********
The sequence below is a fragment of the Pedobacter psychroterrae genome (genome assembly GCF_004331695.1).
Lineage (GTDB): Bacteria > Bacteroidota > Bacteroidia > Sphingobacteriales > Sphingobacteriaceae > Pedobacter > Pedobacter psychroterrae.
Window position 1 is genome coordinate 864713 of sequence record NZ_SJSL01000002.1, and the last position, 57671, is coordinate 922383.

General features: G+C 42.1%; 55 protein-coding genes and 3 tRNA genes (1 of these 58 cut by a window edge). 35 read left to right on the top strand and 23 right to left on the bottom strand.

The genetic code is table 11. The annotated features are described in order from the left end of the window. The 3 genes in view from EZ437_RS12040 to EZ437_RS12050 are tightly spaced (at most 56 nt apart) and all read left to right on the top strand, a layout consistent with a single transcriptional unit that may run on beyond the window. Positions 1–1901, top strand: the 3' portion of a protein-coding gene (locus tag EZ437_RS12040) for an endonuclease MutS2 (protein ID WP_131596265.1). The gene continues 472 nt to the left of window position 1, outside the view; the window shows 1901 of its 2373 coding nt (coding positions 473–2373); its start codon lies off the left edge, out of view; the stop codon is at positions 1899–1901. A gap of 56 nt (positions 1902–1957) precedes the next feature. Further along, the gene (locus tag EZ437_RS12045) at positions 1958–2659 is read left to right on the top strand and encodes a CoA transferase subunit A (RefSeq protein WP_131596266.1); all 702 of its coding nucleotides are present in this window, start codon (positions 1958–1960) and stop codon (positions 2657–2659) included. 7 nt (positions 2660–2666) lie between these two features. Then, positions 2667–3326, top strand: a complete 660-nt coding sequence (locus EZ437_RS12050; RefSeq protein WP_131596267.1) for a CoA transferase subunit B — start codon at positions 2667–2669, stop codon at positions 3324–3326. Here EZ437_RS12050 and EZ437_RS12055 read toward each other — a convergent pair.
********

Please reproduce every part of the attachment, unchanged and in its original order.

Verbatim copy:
The sequence below is a fragment of the Pedobacter psychroterrae genome (genome assembly GCF_004331695.1).
Lineage (GTDB): Bacteria > Bacteroidota > Bacteroidia > Sphingobacteriales > Sphingobacteriaceae > Pedobacter > Pedobacter psychroterrae.
Window position 1 is genome coordinate 864713 of sequence record NZ_SJSL01000002.1, and the last position, 57671, is coordinate 922383.

General features: G+C 42.1%; 55 protein-coding genes and 3 tRNA genes (1 of these 58 cut by a window edge). 35 read left to right on the top strand and 23 right to left on the bottom strand.

The genetic code is table 11. The annotated features are described in order from the left end of the window. The 3 genes in view from EZ437_RS12040 to EZ437_RS12050 are tightly spaced (at most 56 nt apart) and all read left to right on the top strand, a layout consistent with a single transcriptional unit that may run on beyond the window. Positions 1–1901, top strand: the 3' portion of a protein-coding gene (locus tag EZ437_RS12040) for an endonuclease MutS2 (protein ID WP_131596265.1). The gene continues 472 nt to the left of window position 1, outside the view; the window shows 1901 of its 2373 coding nt (coding positions 473–2373); its start codon lies off the left edge, out of view; the stop codon is at positions 1899–1901. A gap of 56 nt (positions 1902–1957) precedes the next feature. Further along, the gene (locus tag EZ437_RS12045) at positions 1958–2659 is read left to right on the top strand and encodes a CoA transferase subunit A (RefSeq protein WP_131596266.1); all 702 of its coding nucleotides are present in this window, start codon (positions 1958–1960) and stop codon (positions 2657–2659) included. 7 nt (positions 2660–2666) lie between these two features. Then, positions 2667–3326, top strand: a complete 660-nt coding sequence (locus EZ437_RS12050; RefSeq protein WP_131596267.1) for a CoA transferase subunit B — start codon at positions 2667–2669, stop codon at positions 3324–3326. Here EZ437_RS12050 and EZ437_RS12055 read toward each other — a convergent pair.